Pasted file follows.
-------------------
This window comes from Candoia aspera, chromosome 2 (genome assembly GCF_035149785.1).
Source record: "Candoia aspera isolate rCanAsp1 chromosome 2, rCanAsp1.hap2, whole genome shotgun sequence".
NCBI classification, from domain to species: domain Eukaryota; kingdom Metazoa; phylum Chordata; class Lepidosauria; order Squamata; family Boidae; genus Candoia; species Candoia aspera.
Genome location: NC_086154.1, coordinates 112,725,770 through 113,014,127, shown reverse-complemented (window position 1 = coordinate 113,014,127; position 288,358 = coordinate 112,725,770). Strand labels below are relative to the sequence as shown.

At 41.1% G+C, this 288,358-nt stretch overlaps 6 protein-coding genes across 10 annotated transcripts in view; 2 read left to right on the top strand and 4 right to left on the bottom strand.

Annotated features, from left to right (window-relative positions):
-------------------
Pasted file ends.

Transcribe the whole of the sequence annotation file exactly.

This window comes from Candoia aspera, chromosome 2 (genome assembly GCF_035149785.1).
Source record: "Candoia aspera isolate rCanAsp1 chromosome 2, rCanAsp1.hap2, whole genome shotgun sequence".
NCBI classification, from domain to species: domain Eukaryota; kingdom Metazoa; phylum Chordata; class Lepidosauria; order Squamata; family Boidae; genus Candoia; species Candoia aspera.
Genome location: NC_086154.1, coordinates 112,725,770 through 113,014,127, shown reverse-complemented (window position 1 = coordinate 113,014,127; position 288,358 = coordinate 112,725,770). Strand labels below are relative to the sequence as shown.

At 41.1% G+C, this 288,358-nt stretch overlaps 6 protein-coding genes across 10 annotated transcripts in view; 2 read left to right on the top strand and 4 right to left on the bottom strand.

Annotated features, from left to right (window-relative positions):